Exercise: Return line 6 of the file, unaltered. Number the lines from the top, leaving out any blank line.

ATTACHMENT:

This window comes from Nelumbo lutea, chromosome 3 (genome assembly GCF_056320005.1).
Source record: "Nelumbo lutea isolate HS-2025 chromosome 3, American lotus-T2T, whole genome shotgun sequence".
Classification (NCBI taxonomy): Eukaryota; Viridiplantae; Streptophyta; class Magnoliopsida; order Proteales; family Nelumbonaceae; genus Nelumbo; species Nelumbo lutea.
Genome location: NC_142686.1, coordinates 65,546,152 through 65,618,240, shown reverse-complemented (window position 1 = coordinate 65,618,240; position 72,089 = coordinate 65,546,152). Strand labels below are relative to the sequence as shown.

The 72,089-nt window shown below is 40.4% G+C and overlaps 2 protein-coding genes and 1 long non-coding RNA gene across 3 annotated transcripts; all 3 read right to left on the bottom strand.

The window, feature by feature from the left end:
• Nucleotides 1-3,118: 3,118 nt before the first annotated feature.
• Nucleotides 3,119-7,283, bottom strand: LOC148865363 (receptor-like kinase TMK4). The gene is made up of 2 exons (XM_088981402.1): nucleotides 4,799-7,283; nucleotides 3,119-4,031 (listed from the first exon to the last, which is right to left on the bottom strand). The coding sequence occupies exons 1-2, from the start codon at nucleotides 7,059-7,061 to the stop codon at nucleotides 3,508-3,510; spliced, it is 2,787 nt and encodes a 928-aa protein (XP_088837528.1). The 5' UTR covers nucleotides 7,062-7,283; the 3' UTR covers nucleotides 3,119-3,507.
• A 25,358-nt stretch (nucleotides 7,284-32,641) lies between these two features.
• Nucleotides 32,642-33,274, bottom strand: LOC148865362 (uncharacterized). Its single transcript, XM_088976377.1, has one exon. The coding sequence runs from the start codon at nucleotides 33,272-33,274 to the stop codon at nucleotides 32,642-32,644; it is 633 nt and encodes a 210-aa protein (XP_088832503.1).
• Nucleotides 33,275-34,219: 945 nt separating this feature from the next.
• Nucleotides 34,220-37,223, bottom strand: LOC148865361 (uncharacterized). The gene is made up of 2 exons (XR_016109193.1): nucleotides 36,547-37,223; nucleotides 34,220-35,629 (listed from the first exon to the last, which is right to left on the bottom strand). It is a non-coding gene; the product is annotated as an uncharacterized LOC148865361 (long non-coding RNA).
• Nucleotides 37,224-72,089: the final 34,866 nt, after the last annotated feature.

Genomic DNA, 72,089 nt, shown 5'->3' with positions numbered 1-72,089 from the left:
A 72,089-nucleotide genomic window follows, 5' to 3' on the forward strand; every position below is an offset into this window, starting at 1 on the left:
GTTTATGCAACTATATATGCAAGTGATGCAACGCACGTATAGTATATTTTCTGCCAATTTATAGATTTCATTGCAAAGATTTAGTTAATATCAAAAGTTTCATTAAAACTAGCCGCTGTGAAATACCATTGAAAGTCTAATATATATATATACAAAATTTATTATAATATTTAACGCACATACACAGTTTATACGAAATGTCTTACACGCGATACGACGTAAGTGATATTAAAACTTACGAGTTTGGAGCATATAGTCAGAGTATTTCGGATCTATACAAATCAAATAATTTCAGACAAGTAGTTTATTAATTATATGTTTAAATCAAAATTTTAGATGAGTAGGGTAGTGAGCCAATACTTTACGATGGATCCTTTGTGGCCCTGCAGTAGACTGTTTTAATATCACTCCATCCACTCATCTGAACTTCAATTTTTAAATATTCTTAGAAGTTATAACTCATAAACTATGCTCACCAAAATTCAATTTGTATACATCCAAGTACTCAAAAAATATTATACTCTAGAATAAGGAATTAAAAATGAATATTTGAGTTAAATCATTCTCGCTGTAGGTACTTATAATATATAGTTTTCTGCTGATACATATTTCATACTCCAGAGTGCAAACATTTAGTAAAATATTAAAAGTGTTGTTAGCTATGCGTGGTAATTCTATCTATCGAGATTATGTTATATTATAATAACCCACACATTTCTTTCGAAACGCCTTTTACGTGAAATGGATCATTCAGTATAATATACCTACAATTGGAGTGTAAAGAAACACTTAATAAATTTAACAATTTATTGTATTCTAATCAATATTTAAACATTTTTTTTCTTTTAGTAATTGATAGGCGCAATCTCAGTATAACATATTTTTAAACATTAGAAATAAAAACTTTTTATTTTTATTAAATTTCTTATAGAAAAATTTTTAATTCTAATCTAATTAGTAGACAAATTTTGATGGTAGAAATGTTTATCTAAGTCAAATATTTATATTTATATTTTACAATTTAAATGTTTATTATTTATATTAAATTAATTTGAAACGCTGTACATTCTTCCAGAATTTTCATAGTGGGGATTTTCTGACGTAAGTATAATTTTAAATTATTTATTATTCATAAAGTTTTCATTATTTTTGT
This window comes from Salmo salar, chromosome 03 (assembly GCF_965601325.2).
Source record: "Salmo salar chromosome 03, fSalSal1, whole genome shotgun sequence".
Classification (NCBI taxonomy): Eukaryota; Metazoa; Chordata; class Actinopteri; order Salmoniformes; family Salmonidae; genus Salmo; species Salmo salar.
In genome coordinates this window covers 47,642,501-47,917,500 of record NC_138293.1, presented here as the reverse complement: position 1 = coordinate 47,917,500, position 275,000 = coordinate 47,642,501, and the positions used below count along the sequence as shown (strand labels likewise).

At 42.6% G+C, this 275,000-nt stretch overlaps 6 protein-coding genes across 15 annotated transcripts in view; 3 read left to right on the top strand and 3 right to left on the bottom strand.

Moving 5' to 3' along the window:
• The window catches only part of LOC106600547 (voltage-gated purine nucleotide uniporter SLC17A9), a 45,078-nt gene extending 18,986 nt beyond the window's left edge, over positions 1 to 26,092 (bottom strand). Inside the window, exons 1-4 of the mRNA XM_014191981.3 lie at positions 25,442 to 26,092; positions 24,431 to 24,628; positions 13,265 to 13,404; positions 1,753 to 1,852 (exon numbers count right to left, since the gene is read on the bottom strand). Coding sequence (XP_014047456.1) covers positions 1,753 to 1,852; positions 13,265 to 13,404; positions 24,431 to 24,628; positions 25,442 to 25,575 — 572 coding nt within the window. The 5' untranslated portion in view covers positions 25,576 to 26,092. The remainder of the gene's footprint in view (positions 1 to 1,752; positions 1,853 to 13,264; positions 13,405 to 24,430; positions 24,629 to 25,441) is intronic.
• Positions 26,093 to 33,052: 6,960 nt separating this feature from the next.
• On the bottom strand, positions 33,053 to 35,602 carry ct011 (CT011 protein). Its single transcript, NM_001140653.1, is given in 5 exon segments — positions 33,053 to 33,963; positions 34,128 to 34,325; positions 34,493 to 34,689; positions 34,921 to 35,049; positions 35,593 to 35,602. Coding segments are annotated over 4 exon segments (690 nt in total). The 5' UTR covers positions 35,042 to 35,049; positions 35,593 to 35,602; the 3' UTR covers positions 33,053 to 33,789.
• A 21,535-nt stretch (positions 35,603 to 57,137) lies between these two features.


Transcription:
The window, feature by feature from the left end: